- The ancients also spoke of a perichoresis or enyparxis (περιχωρήσις, ἐνυπάρξις); Latin: circumcessio or inexistentia mutua, “mutual in-being.” One wished to say that the persons of the Godhead are in each other reciprocally (John 14:2; 17:21; 1 Cor 2:10–11). There is a kind of internal circulation of the Godhead, an eternal movement within the being of God.
- The persons of the Trinity are distinguished from each other by their character (character hypostatius sive personalis; Greek: τρόπος ὑπάρξεως). This personal factor is expressed in the names Father, Son, and Holy Spirit, which make known the uniqueness of the three persons. This factor is incommunicable, that is, it belongs only to one person. Thus, it serves to distinguish the persons. With the Father, it is His begetting the Son (but not in His causing by breathing the procession of the Spirit, for He has that in common with the Son). With the Son, it is His being begotten by the Father. With the Holy Spirit, it is His being breathed out (spirated) by Father and Son.
- Regarding the relation between persons and substance, and, in particular, regarding the question how the persons are distinguished from the substance, complete unanimity does not reign among the orthodox. Two extremes must be avoided here: Sabellianism that admits only one person, who is said to have revealed himself in three forms, and tritheism that does not comprise the three persons within the unity of substance. In order to find the proper middle way, some say that the persons are distinguished from the substance modaliter, “according to the mode,” that is, as the substance in the abstract and as the substance in a certain mode with certain ways of existence (but not realiter, formaliter, or merely ratione). Others say that the persons are distinguished from each other realiter, “actually” (but not essentialiter or merely ratione). Mastricht says, “If someone cannot follow this scholastic style of discourse, then let him simply believe with Scripture that the persons are distinguished as three and declare that beyond that he does not know what kind of distinction, since Scripture has not revealed these things, or that they are distinguished supernaturally, not in a natural manner.”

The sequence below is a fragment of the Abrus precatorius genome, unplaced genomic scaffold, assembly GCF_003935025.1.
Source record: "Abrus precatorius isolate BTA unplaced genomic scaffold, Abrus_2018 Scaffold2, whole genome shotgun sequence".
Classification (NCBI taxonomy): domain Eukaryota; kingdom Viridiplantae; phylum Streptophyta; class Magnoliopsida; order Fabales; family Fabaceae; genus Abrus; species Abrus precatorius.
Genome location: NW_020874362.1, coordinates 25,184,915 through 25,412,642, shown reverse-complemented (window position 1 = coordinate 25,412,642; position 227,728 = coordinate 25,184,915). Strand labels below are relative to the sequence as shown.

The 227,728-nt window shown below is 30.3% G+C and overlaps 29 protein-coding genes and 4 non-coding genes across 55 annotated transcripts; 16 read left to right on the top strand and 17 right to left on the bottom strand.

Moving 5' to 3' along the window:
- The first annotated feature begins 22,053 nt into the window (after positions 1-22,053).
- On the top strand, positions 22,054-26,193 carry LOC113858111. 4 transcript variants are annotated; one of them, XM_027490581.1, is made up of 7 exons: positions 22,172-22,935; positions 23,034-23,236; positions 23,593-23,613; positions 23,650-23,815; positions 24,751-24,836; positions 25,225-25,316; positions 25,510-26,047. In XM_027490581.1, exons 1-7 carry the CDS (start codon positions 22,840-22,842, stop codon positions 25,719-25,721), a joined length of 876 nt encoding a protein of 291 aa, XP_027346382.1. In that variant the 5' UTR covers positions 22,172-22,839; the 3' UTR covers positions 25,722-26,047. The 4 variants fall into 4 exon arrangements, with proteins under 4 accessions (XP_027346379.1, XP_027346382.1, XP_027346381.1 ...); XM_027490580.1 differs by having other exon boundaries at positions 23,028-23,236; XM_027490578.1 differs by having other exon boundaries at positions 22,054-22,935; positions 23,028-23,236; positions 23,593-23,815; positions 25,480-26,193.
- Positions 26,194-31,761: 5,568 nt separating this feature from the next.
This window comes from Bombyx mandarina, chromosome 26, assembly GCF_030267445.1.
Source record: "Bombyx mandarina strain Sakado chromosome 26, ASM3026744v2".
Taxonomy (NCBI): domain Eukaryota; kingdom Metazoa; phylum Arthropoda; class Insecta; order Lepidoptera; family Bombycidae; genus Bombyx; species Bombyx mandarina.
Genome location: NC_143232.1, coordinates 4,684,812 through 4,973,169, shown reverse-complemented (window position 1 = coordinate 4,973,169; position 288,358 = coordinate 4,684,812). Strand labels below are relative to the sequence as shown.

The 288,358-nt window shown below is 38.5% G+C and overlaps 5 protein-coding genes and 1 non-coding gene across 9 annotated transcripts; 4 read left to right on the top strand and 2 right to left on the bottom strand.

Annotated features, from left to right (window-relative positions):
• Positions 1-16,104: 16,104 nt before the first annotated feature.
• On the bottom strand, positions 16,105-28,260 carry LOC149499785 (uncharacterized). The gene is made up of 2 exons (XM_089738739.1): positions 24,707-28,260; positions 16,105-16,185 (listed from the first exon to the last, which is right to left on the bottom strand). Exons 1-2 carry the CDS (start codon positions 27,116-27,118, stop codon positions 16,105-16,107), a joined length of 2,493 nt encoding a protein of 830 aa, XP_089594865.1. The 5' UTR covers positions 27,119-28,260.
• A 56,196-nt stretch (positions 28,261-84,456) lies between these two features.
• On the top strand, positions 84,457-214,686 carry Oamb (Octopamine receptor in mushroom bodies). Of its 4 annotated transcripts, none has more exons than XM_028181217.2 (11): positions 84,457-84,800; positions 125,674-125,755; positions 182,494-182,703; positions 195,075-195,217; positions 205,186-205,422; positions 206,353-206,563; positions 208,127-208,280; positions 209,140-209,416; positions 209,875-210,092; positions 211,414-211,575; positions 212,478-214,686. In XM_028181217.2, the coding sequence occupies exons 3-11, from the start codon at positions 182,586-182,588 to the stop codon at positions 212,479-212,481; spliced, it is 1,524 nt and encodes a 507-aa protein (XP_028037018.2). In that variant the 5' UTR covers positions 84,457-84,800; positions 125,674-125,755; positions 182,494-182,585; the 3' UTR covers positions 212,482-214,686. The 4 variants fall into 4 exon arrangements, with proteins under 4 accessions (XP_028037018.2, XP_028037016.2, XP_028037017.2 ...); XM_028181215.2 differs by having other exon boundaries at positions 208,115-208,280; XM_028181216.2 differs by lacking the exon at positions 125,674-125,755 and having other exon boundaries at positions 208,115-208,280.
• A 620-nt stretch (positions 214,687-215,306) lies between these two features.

- Concerning the idea to be with connected the words hypostasis, subsistentia, suppositum, persona, unanimity also does not reign. Calvin admits that the word “person” is only an aid but still does not disapprove of its use. Socinians, Remonstrants, Anabaptists, Cartesians, and also Cocceius have disputed its use. The oldest definition was: “Person is the divine being itself distinguished by a certain independent character and by its own manner of existence.” Later further descriptions were added. The accepted definition of the older dogmaticians goes back beyond Melanchthon to Boethuis. It reads, “Person is an independent entity, indivisible, rational, incommunicable, not sustained by another nature and not a part of something else.”
In order to arrive at clarity regarding this matter one first needs to make clear demands that a theological definition of person must satisfy. These are:
- It may not detract from the unity of the being of God. If one says, for example, “Person is what does not exist in another nature,” that appears to exclude the persons of the Trinity. These persons surely do not exist in themselves but in the divine nature.